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The New International, May 1939


The Editor’s Comment


From New International, Vol.5 No.5, May 1939, pp.131-133.
Transcribed & marked up by Einde O’Callaghan for ETOL.


The director of the “War Deal” is President Roosevelt who, after his inevitable failure to resolve the problems of American capitalism’s gigantic crisis on an “internal” basis, turned to an “external” solution which means an aggressive participation in the coming battle of world gangsters

WE HAVE AT NO TIME called Franklin Roosevelt either a socialist or a fascist. We use political and economic terms not as epithets of praise or abuse, but as scientific descriptions. Nor did we ever say that the New Deal was the beginning of fascism or communism in the United States. We have consistently explained Roosevelt and his New Deal for what they actually are. In 1933 US capitalism was caught in a gigantic crisis. Even a total collapse, as the banking shutdown proved, was not excluded. Roosevelt, a shrewd, demagogic, streamlined liberal-bourgeois politician, sailed into office with his New Deal with the aim of bringing US capitalism back to life, of saving it and its profits from destruction, of “making it work”, as he himself expressed it. He and his New Deal tried to do this chiefly through four means: huge governmental expenditures; governmental controls to reduce somewhat the competitive anarchy in business; open and disguised governmental subsidies to agriculture; and certain social concessions to the workers designed, from one point of view, to help lift purchasing power for the benefit of business, but more particularly to reconcile the workers to the continuance of the profit regime and the Roosevelt administration.

Of this program, we said from the beginning two things: We maintained, first, that even in its aim of making US capitalism work it would not succeed. We held that US capitalism, in common with capitalism internationally, had entered a period not of episodic but of general decline, and that the New Deal was incapable of arresting the fall. The prosperity and progress of capitalism depend upon the opening up of new opportunities for capital accumulation, new fields of investment, and the governmental expenditures would not be able to make good the gap left by the drying up of such new fields. Cyclical upturns would prove more uneven and of shorter duration than in the past. A large percentage of the vast army of the unemployed could not be re-integrated into the decayed “private” industry.

In the light of the impossibility of the re-consolidation of US capitalism on the basis of primarily internal measures, we concluded that, as time went on and this impossibility became apparent, US capitalism and Roosevelt as its state administrator would be compelled to seek an “external” solution, would turn to aggressive imperialist war as the only means left for “making US capitalism work”.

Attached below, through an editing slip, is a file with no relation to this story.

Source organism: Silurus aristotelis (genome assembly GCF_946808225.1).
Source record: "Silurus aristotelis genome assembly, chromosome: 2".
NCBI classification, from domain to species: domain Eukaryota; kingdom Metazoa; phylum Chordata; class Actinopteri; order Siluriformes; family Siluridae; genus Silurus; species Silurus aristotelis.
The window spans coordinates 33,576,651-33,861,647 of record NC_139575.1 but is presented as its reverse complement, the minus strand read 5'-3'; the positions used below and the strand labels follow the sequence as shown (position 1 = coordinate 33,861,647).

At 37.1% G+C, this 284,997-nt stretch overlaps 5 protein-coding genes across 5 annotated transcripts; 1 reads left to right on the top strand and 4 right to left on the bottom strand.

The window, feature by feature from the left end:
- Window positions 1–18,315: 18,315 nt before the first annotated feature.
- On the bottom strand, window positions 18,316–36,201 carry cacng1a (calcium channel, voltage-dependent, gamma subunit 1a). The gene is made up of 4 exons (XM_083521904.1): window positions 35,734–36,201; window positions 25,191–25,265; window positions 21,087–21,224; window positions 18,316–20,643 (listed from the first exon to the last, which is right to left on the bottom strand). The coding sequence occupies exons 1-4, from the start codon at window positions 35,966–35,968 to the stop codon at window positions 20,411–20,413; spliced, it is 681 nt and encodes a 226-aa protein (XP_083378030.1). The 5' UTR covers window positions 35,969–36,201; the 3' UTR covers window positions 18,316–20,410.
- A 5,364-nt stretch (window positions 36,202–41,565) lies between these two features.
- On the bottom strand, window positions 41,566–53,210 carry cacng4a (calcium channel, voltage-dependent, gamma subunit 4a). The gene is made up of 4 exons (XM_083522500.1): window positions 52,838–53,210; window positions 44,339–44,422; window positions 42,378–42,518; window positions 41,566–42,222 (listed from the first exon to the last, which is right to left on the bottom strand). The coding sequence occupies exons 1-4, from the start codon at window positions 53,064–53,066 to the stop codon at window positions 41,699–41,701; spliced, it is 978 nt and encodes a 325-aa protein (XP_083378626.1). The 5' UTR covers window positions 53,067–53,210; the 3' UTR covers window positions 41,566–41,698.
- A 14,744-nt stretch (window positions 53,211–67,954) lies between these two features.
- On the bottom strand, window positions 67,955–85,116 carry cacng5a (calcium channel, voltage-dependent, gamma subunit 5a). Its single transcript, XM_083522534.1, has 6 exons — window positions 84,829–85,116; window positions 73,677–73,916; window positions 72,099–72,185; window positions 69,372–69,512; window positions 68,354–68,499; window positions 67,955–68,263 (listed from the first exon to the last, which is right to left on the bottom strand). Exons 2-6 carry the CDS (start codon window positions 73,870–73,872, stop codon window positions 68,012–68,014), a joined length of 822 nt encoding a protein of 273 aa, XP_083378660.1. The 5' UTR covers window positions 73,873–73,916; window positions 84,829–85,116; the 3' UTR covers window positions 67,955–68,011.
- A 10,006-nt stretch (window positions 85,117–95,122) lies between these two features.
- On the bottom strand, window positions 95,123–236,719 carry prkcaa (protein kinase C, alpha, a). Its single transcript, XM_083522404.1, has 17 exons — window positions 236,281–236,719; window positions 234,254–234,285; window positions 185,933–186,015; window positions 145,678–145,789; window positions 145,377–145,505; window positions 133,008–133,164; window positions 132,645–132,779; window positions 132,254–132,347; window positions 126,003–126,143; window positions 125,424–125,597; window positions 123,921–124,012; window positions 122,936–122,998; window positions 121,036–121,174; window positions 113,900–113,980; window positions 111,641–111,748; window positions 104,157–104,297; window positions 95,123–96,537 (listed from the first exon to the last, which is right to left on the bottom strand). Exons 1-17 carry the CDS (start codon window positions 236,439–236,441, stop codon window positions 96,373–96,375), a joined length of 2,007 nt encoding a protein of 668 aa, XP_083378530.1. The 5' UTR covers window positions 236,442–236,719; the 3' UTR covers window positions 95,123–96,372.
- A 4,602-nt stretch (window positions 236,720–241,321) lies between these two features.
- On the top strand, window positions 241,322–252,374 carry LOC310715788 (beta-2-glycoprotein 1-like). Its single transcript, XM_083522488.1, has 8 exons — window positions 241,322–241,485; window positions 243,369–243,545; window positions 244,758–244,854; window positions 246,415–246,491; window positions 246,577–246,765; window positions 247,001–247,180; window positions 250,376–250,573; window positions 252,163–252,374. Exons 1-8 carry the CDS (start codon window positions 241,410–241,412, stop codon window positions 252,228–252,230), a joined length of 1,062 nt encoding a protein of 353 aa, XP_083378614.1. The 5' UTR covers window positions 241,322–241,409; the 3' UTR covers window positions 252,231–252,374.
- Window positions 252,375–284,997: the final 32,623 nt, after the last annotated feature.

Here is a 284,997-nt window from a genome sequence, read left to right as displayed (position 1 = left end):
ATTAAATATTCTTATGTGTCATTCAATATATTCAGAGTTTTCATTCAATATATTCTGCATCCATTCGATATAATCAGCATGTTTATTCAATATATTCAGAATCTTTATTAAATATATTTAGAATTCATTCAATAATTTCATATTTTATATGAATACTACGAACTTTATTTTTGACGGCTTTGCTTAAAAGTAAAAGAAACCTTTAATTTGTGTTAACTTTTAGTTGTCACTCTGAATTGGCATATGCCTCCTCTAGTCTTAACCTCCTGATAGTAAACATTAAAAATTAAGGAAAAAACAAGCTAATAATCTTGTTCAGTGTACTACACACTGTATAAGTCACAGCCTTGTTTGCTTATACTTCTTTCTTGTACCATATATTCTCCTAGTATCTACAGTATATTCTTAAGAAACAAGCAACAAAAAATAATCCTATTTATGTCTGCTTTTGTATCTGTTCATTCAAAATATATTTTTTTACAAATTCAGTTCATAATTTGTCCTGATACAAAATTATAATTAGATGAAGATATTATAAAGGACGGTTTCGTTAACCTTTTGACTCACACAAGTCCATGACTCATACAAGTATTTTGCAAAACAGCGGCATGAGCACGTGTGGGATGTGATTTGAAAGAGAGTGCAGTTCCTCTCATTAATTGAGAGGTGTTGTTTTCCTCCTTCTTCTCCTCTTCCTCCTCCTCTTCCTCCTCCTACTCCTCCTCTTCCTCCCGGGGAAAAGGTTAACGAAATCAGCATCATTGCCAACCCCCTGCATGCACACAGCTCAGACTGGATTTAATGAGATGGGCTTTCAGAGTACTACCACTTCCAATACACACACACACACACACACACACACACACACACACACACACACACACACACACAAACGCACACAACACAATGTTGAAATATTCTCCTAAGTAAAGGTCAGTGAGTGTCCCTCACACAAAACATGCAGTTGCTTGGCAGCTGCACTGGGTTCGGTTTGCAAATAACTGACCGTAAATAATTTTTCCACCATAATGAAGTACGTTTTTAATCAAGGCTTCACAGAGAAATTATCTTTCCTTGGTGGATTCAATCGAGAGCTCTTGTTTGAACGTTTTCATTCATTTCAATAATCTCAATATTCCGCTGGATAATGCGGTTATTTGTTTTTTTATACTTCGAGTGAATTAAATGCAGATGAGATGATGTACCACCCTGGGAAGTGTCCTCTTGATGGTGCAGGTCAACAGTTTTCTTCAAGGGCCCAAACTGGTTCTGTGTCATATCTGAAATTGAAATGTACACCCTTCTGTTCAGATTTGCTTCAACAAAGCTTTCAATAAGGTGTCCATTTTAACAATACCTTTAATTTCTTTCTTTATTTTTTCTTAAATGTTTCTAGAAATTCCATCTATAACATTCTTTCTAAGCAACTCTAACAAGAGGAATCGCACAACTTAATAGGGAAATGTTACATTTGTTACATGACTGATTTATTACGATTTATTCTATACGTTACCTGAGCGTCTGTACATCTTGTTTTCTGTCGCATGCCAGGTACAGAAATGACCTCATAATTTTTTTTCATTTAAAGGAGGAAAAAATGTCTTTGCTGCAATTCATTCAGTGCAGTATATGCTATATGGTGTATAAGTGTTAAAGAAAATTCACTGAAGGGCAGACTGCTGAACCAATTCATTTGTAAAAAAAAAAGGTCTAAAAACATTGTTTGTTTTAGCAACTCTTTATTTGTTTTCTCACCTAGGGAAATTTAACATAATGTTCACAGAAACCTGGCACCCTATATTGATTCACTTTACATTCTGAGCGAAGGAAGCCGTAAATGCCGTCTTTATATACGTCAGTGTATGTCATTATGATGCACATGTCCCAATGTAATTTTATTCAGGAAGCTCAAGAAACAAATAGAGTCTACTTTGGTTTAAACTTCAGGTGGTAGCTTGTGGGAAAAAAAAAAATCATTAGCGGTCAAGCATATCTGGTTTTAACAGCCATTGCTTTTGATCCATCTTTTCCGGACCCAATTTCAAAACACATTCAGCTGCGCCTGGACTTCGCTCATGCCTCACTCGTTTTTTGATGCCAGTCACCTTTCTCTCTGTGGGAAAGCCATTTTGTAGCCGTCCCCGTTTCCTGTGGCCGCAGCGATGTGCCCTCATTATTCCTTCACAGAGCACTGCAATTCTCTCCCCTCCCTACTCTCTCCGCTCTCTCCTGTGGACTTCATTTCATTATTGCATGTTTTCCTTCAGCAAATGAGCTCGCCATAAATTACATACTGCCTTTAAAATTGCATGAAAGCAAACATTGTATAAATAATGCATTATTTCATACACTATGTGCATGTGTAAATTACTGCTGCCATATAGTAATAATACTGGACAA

Second, we held that the concessions to the workers would turn out to be far less in the flesh than in promise, that they would be only shadows when compared with the very substantial gifts to big business, that they would not greatly lift the level of life of the workers as a whole, employed and unemployed, and that, most important of all, what concessions were made would be soon enough withdrawn under pressure of the continuing crisis. Here, also, Roosevelt, as the possibility for social concessions slipped away, would be forced to turn to the war.

We were, of course, correct in our analysis.

Happy Days that Almost Came

IN THE EARLY DAYS, we were almost alone in our estimate. We are not so much concerned here with big business, which welcomed Roosevelt as a savior for the first two years (an attitude which business has resolutely forgotten) and then in part, for reasons of its own, turned against him. The liberals, reformists, labor bureaucrats, and later the Communist Party set themselves the task of selling Roosevelt and the New Deal to the people, in particular to the workers. They became, unofficially and often officially, part of the Roosevelt machine. They joined hands with Roosevelt “to make US capitalism work”.

Not many of the workers believed us. This skepticism was not due merely to the modest size of our own organization or to our lack of propagandistic skill. It was partly caused by precisely the efforts of those numerous and powerful reformist agents of Roosevelt among the workers, who were believed by the workers. But they, in turn, were enabled to engineer their deception so widely and so successfully because during the first five years Roosevelt and the New Deal did, in truth, make a number of concessions, some important concessions even, to the workers.

Unemployment was not ended, but through the centralization of relief in the Federal government, and the work project programs, the condition of the unemployed was sensibly raised from the Hoover level. The trade unions did not grow to include the majority of the workers, but Section 7A of the NRA and the Wagner Act did aid in an unprecedented wave of labor organization which in a number of industries resulted in improved wage and working conditions. The TVA was spectacular, and improved the lot of many workers and poor farmers in the Tennessee valley. Twenty-five cents an hour is not much to grow fat on, but even so miserable a level for a Wages and Hours Act meant more money for several hundred thousand workers. Pensions, maternity care, and unemployment insurance are a long way from being provided for by the Social Security Act, but the Act at any rate is more than nothing.